Public Safety

American Cities Have Long Struggled to Reform Their Police – but Isolated Success Stories Suggest Community and Officer Buy-in Might be Key

COMMENTARY | Getting police and community on board with reforms is crucial for success.

Supreme Court to Hear Case on Right to Carry Concealed Gun

The lawsuit challenging a New York law that restricts the ability to carry firearms outside the home would be the first major Second Amendment case heard by the court in a decade.

A County Plan to Require Permits for Roadside Soliciting

The measure, introduced last week in Montgomery County, Maryland, is designed to increase safety for pedestrians as part of a larger goal to end traffic fatalities.

Policing the Police: Justice Department Launches Probe in Minneapolis

Derek Chauvin’s criminal conviction won’t solve systemic policing problems. Experts said the DOJ’s resumption of pattern or practice investigations can help spur local police reform.

Local Corrections Costs Rose by $25 Billion in Last 40 Years

But the coronavirus has ushered in creative lower-cost alternative jail programs that could last long after the pandemic, local leaders say.

After a Deadly Year on the Roads, States Push for Safety Over Speed

Lawmakers in California and other states are rethinking how they set and enforce speed limits, and they’re proposing to hand more power to local authorities to slow drivers in their communities.

80% of Fatal E-scooter Crashes Involve Cars – New Study Reveals Where and Why Most Collisions Occur

COMMENTARY | Electric scooters have become a popular way to get around since their introduction to U.S. cities about three years ago. But fatalities are mounting.

Mayors Urge Senate to Approve Gun Background Check Bills

Two House proposals would extend the checks to private transfers and the time dealers must wait before transferring a gun to a customer.

Biden Calls For ‘Red Flag’ Gun Law, Increased Local Violence Prevention Grants

President Biden said U.S. gun violence is an “embarrassment” as he announced a series of actions to tighten firearms regulations.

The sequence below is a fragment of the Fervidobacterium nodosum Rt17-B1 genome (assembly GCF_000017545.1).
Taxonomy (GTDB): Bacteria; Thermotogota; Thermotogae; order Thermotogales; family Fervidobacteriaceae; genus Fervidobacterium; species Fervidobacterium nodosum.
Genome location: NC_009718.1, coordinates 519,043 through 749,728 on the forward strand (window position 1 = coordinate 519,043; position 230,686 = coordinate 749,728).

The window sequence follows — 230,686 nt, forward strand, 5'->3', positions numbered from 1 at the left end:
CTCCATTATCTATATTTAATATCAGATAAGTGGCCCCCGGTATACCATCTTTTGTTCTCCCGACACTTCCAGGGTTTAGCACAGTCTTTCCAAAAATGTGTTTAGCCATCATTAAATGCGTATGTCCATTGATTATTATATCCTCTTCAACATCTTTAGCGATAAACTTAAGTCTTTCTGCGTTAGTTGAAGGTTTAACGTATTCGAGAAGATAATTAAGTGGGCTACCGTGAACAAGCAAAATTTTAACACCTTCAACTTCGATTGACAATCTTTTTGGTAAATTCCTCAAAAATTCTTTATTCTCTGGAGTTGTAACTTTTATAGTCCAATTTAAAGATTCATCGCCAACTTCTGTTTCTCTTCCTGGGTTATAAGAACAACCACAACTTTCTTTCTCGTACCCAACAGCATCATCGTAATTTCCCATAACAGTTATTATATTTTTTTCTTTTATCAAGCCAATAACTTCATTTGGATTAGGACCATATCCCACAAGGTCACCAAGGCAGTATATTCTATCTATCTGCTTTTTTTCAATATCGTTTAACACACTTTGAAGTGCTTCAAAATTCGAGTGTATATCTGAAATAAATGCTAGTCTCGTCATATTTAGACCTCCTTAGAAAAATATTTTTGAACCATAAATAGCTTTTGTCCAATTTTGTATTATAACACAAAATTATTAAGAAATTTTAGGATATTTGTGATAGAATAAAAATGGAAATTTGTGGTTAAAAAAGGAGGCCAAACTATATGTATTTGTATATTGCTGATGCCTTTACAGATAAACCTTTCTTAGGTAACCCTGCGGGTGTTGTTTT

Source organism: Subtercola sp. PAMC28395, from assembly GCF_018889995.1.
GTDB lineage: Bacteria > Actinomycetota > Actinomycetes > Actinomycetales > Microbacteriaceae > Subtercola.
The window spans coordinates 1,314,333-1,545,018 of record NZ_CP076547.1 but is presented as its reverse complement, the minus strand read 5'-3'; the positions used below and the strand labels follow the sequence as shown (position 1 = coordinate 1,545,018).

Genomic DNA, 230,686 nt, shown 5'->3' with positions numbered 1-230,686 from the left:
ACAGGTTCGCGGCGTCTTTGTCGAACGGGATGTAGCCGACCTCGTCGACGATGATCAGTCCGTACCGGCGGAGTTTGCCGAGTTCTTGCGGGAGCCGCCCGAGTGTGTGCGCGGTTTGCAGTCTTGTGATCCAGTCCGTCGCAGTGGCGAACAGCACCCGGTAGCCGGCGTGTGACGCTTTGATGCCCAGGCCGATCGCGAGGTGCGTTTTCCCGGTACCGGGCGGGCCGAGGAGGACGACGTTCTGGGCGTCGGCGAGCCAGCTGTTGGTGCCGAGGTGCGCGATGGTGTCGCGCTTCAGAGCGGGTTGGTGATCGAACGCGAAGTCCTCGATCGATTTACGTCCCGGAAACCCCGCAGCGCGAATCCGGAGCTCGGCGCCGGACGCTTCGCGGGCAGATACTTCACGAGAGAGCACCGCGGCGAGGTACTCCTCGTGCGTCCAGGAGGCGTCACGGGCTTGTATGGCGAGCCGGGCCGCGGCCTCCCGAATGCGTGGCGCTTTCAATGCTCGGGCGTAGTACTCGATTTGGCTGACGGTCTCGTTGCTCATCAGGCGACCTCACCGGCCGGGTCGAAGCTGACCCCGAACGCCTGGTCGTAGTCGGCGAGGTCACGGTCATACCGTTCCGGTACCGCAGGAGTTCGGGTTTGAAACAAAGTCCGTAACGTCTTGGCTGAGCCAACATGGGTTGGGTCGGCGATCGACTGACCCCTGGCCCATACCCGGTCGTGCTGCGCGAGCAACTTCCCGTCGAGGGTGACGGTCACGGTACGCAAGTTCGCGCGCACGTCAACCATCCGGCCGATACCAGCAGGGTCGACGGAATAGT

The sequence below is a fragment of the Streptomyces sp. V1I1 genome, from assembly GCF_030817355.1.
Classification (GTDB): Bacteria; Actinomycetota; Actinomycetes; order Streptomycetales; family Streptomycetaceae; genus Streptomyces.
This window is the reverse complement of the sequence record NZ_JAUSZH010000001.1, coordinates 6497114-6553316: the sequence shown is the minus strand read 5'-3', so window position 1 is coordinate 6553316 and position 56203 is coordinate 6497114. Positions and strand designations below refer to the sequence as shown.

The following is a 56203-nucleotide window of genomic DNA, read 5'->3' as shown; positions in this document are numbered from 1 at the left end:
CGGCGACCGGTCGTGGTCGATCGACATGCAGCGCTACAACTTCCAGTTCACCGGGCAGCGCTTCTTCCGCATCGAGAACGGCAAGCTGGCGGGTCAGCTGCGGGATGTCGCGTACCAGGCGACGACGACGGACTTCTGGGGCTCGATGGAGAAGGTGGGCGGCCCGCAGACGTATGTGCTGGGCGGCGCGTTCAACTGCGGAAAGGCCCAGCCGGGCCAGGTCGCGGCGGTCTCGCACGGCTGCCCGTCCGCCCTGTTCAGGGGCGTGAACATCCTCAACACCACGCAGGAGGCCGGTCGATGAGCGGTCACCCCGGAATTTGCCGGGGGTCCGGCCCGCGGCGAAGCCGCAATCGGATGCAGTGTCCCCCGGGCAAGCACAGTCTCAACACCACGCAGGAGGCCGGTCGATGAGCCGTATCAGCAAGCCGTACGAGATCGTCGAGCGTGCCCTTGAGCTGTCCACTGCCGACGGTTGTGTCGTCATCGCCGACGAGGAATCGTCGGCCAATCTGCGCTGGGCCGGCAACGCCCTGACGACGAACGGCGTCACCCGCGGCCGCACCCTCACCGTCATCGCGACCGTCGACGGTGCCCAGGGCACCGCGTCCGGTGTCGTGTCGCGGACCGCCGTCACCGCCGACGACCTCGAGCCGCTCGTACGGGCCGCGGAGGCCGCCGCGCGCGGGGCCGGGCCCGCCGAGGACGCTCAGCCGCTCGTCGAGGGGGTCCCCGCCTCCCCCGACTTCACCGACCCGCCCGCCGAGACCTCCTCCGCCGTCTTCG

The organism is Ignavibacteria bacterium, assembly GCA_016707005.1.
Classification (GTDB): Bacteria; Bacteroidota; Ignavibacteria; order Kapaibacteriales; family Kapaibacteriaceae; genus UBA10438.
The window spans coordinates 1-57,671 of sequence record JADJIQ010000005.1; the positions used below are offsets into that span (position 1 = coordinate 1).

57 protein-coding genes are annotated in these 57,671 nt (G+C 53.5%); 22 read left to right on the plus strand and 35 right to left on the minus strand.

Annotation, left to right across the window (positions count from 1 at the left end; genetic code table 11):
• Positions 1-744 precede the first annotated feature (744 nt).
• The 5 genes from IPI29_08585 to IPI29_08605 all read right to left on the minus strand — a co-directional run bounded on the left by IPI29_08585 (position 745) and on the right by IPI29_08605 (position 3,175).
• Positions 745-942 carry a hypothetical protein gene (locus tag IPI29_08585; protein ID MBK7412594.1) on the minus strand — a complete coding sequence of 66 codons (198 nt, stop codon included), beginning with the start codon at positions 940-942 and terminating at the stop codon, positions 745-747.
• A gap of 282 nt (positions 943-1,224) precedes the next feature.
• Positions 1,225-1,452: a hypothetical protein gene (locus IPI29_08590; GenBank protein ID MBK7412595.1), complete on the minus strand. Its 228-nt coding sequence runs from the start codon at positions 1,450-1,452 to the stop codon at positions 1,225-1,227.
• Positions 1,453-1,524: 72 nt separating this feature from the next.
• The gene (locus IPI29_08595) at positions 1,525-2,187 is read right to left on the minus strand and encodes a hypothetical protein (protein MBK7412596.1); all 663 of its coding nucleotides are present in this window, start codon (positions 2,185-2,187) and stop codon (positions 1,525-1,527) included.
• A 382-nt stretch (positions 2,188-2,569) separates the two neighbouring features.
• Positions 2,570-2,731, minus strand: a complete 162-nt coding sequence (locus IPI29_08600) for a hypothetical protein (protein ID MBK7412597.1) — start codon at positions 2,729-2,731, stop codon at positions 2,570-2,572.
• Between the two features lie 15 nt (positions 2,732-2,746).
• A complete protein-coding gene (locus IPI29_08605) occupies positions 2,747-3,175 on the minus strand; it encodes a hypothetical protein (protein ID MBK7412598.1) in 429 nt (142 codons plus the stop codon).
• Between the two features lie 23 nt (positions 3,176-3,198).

Why America's Great Crime Decline Is Over

COMMENTARY | Even before the recent mass shootings, violent crime was surging to its highest rate in 30 years. Patrick Sharkey illuminates what's happening.

Miami Beach Extends Curfew, State of Emergency as Visitors Swamp South Florida

City officials called an emergency meeting Sunday in Miami Beach to discuss mitigation measures for throngs of unruly gatherers after a week of arrests, fights and crowd-control headaches.

Atlanta Shootings Fuel Fear Over Rising Anti-Asian Violence

More than 3,800 reports of anti-Asian discrimination or bias have been reported over the last year.

More Pedestrians Are Getting Killed By Cars

The number of pedestrians struck and killed is up 45% over the last decade. People of color and residents of low-income and rural communities are more at risk, according to new research.

A Bolder Way To Tweet About Boulders: How A Traffic Alert Typo Rocked the Internet

On Jan. 27, 2020, San Miguel, Colorado Sheriff's Office PIO Susan Lilly tweeted a warning of a highway obstruction: a "large boulder the size of a small boulder." The rest is internet history.

After a Wave of Violent Threats Against Election Workers, Georgia Sees Few Arrests

For nearly a year, election administrators across the country weathered the pandemic while facing attacks and threats — leading many officials to resign or retire. In Georgia, little was done to prevent it from happening again.

An Initiative to Improve Street Safety through Public Art

Officials used street murals and planters to transform a hazardous intersection in Kansas City, Missouri, tapping grant funding from Bloomberg Philanthropies' Asphalt Art Initiative.

Failed Poisoning Attempt Shows Vulnerability of Smaller Water Systems to Hackers

While cybersecurity resources can be scarce at small agencies, there are some basic steps they can take to protect themselves.

Texans Running Out of Food as Weather Crisis Disrupts Supply Chain

Texans running low on food are finding empty grocery store shelves. Food pantries are running out of supplies. And the freeze has wiped out substantial portions of the state's citrus and vegetable crops.

Worry Not, Texans—Chucky Isn't Actually on the Loose

The Texas Department of Public Safety apologized for an Amber Alert that claimed that Chucky, a murderous doll from a 1980's horror movie, had abducted his (doll) son.